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Title:Organic materials for holographic applications
Author(s):Chen, Alan Gengsheng
Doctoral Committee Chair(s):Payne, David A.
Department / Program:Materials Science and Engineering
Discipline:Materials Science and Engineering
Degree Granting Institution:University of Illinois at Urbana-Champaign
Subject(s):Physics, Optics
Engineering, Materials Science
Abstract:Volume holography plays an important role in modern optical technology. This research explores organic materials for holographic applications in optical systems. A novel medium composed of azo dye molecules (methyl red sodium salt) and liquid crystals (PCB) was developed for holographic applications. A conformation change of azo dye molecules in cis-trans isomerization reorients liquid crystal molecules. Reversible polarization holograms are recorded dynamically with a threshold intensity as low as 3.0 mW/$cm\sp2$ and a response time from 1 ms to 100 ms depending on the recording spatial frequencies. Surface anchoring forces play a key role in holographic storage. We investigated these forces with differently treated substrates. Optical surface memory effects are described experimentally. We also seek novel materials for dynamic volume holography. Liquid crystal molecules (EBBA and MBBA) have been dispersed in polymer matrices for volume holographic storage. Dynamic holographic effects due to thermal and optically driven anisotropies are observed.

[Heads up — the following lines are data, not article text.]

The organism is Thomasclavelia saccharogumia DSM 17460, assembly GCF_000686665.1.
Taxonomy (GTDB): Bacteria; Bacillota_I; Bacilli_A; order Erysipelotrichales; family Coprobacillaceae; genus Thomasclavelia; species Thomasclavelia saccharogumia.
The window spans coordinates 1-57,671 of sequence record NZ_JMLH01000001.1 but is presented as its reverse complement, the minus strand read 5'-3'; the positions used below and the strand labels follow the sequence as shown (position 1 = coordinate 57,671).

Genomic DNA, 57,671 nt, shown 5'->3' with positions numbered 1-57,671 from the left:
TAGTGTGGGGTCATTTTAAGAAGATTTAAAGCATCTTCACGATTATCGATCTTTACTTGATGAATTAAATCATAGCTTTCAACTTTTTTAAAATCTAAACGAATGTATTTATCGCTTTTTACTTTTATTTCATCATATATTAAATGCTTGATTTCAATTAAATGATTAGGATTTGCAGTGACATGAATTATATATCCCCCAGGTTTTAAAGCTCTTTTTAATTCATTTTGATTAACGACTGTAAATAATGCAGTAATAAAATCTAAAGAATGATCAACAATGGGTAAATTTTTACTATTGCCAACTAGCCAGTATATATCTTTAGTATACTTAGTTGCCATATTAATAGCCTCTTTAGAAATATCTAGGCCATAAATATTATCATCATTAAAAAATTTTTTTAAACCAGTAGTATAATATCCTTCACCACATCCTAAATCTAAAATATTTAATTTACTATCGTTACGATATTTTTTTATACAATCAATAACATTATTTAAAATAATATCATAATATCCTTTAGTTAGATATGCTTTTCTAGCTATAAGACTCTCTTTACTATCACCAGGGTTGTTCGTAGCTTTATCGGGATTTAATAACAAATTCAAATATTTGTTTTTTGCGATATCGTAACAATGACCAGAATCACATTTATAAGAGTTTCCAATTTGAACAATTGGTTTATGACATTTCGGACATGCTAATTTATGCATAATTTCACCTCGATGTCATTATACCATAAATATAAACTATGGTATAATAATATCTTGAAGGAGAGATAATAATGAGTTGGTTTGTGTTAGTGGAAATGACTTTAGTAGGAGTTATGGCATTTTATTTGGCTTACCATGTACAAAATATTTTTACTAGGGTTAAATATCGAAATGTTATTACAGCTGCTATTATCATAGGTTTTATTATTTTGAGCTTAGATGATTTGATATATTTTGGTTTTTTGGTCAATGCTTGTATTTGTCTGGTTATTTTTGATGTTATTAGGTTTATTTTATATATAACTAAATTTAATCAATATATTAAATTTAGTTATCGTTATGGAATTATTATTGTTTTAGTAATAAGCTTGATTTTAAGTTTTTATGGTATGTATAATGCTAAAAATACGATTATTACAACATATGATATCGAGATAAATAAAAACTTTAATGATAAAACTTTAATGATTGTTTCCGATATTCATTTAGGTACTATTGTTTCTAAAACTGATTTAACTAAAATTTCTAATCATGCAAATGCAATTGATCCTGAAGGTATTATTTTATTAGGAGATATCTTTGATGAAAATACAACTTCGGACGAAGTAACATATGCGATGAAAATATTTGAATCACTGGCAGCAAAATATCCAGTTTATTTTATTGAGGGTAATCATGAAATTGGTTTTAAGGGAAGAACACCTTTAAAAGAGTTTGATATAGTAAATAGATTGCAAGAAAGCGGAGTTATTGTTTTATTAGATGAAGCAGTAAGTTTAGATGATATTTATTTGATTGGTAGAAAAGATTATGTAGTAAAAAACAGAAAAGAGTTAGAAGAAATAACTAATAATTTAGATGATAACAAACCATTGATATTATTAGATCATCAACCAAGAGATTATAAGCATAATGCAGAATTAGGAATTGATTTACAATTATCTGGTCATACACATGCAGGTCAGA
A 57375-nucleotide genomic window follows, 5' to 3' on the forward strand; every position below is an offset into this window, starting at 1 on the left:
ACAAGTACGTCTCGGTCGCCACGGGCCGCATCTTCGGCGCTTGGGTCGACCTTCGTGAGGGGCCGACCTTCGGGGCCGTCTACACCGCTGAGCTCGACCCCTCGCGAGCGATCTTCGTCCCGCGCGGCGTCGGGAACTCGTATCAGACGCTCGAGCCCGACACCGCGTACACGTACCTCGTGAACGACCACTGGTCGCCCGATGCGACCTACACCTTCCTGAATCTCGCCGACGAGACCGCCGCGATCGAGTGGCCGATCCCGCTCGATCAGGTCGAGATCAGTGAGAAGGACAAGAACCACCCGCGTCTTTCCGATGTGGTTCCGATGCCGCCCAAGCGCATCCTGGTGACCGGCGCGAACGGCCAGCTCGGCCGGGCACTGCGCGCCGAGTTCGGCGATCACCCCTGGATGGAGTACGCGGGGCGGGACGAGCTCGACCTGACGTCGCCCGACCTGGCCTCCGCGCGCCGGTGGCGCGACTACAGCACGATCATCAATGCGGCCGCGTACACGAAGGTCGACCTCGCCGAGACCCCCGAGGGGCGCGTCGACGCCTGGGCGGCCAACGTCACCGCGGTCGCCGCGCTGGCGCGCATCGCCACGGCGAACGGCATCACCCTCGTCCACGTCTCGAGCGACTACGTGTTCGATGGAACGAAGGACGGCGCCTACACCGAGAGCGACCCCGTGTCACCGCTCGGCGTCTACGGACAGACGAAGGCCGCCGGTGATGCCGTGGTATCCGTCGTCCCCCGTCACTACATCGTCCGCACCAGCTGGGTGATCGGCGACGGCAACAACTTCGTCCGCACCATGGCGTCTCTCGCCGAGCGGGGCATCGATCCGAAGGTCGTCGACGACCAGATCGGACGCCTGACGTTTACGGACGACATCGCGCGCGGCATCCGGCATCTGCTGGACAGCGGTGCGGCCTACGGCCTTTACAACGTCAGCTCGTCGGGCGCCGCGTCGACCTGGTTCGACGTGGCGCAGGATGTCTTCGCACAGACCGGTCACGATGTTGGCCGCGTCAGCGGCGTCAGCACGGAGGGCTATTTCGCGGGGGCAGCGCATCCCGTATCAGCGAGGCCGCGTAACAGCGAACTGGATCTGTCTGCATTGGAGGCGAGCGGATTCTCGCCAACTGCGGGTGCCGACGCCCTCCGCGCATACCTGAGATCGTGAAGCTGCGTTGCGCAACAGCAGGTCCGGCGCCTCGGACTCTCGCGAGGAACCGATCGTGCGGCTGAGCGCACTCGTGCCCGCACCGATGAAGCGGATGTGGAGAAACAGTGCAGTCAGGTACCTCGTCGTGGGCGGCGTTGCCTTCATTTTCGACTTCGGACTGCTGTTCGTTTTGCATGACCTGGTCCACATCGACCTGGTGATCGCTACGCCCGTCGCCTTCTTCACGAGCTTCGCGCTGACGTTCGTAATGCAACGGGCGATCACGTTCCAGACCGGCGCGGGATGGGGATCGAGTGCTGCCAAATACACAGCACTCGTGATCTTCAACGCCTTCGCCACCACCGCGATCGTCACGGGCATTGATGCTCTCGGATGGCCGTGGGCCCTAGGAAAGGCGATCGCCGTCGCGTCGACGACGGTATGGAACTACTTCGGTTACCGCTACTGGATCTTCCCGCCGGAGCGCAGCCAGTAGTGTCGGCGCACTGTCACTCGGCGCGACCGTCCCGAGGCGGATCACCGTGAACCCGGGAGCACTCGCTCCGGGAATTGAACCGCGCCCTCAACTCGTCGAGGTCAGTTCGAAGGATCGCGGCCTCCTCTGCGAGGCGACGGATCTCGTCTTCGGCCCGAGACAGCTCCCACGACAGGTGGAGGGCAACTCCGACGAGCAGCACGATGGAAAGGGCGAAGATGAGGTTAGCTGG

A programmable multilayer holographic storage device using a stack of polarization sensitive polymer films and liquid crystals is developed. The parallel access time is about 10 ms. This device is useful for real-time holographic displays, optical interconnections, and high-density optical data storage. In addition, holography has been employed for spectral filtering. Filtering by a thick hologram can manipulate the amplitude and phase of the spectral components of an optical pulse. A camphorquinone doped polymer resin is used as a volume holographic element. Pulses from a CPM laser are filtered into two or three different frequency components, which beat in the time domain to generate a sub-picosecond pulse with very different shape. The device will find applications in optical communications and time-resolved spectroscopy.
Issue Date:1993
Rights Information:Copyright 1993 Chen, Alan Gengsheng
Date Available in IDEALS:2011-05-07
Identifier in Online Catalog:AAI9328993
OCLC Identifier:(UMI)AAI9328993

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